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Four easy ways to go green and save money

October 5, 2017

Small and medium businesses represent 90 percent of all businesses, and consume 40 percent to 50 percent of the nation’s energy. One in 10 small business owners states that energy is his or her single greatest cost — more than wages, salaries, materials and supplies. Another 25 percent say that energy is their second or third largest business cost. But, often, small businesses struggle to reduce their energy bills through improved efficiency.

Why aren’t more small businesses going green?
For business owners who work around the clock, energy improvement often takes a backseat to other time-sensitive priorities. This constraint is especially difficult to overcome for organizations that don’t have dedicated energy managers on staff.

Many small businesses and startups are also hesitant to invest capital in energy-efficient equipment when the non-efficient versions are working properly, such as a new fryer in a restaurant kitchen or standard office equipment for employees.

Misconceptions about energy-efficient products create more barriers for businesses. Many retail, hospitality and grocery organizations believe that these products aren’t able to create the same desired environment preferred by their customers. Forty years ago, that may have been true. Since then, however, technology has evolved and improved, with an increasing variety of products that often improve the customer experience and employee productivity.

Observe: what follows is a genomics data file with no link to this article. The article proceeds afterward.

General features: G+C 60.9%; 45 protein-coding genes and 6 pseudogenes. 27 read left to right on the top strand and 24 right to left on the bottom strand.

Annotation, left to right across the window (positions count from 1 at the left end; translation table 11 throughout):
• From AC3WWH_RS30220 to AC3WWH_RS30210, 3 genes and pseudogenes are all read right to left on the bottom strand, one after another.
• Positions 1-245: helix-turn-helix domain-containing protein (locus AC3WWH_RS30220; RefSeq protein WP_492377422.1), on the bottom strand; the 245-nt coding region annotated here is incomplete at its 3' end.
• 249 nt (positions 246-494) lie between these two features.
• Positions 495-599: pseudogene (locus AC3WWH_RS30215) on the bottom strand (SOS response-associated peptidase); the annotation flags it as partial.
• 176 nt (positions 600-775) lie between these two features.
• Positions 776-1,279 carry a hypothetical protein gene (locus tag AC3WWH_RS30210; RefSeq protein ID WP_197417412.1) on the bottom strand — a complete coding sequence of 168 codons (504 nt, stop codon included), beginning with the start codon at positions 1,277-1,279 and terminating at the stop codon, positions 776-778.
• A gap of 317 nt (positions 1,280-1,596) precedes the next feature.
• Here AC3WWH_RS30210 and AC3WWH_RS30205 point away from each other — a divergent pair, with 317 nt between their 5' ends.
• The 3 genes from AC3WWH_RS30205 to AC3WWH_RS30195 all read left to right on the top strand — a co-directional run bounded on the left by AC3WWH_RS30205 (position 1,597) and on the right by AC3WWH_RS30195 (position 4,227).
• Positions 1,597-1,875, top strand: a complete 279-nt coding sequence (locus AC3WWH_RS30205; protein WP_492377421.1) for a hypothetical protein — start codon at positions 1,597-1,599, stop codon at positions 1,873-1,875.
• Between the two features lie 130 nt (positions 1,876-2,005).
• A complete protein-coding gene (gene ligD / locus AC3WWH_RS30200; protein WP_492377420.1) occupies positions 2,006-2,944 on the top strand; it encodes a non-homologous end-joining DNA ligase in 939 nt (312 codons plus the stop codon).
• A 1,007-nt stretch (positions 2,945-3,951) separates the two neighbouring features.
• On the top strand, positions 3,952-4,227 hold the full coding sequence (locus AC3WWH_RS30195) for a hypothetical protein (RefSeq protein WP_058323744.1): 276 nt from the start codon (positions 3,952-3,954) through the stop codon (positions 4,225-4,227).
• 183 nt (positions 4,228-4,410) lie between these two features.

Overcoming these challenges has never been more achievable. A key step in this process is to partner with your local utility — the very same company that sells you energy in the first place. Most utilities have better energy-efficient programs and support for small business than ever before. Yet, only 2 percent of small businesses participate in these programs each year.

The time is now for small businesses to seek ways to reduce their energy costs, and there are four easy strategies to do so: